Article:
To my shame, I knew very little about the history of Cyprus before I went there earlier this month. I knew our military went there, and that British youth head there for debauched holidays, but that’s about it. When we got to Cyprus, and after my eyes had adjusted to that unusual bright thing in the sky in January, the first thing that surprised me was how British the place was. Three-pronged plugs, roundabouts, pelican crossings. Naturally our first thought was “Ahh, this is another country that Britain has ruled and then screwed over, isn’t it..?”. And we weren’t too far from the truth to be honest.
I was also aware of the Committee on Missing Persons in Cyprus. The CMP is one of the key forensic anthropological projects in the world. This excellent short film from PBS gives a little more detail on their work.
My trip to Cyprus wasn’t a jolly – despite what you may think, and what certain people on Twitter were suggesting… Dr Becky Gowland and myself were invited over by Dr Claudia Garrido-Varas (a forensic specialist for the ICRC) to help deliver some seminars on the latest developments in forensic anthropology and bioarchaeology. Each of us spoke every day. This allowed us to bring in our various interests and expertise, but also ensure that the CMP staff listening wouldn’t get too bored of us. The first day introduced the theme of Humanitarian Forensic Action and current debates in the forensic anthropological literature. Then we shifted to talking about new ways of visualising forensic evidence, and exciting developments in non-adult skeletal analysis (including the new enamel amelogenin method). Day Two focused on age-at-death methodologies, new approaches to analysing bone that has been recovered from fire or water, and finally stable isotopic analysis. The third and our final day examined the resolution of complex commingled contexts (I do love myself a bit of alliteration…) and skeletal pathology.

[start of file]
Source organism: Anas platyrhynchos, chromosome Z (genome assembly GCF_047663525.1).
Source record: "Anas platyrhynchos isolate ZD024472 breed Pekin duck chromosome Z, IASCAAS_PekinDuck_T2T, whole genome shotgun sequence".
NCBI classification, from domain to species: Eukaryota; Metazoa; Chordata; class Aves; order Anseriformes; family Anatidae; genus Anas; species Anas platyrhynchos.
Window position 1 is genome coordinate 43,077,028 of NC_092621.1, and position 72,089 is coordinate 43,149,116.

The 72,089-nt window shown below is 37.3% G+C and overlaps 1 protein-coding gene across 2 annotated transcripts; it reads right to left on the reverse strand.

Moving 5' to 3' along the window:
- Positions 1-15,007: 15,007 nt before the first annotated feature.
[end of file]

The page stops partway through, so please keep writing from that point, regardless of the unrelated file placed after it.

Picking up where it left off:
The staff in the lab are hugely experienced already, so we purposefully avoided talking about the basics of osteoprofiling, and instead focused on what we do best – leading research and developments in the field. When you do these sorts of sessions, it’s always hard to know how well received the content is, but I hope it hit the spot and was of use. Certainly discussions in the lab afterwards suggested that we have presented potential solutions to challenges that the team were facing.
I’m not going to go into much detail here about the history of the conflict in Cyprus. There are some timelines available online if you are interested. The team have also produced some revealing academic publications, for example:
Forensic Management of Artifacts in Human Identification: The Experience of the Committee on Missing Persons in Cyprus by Noly Moyssi, Maria Ktori and Uyum Vehit.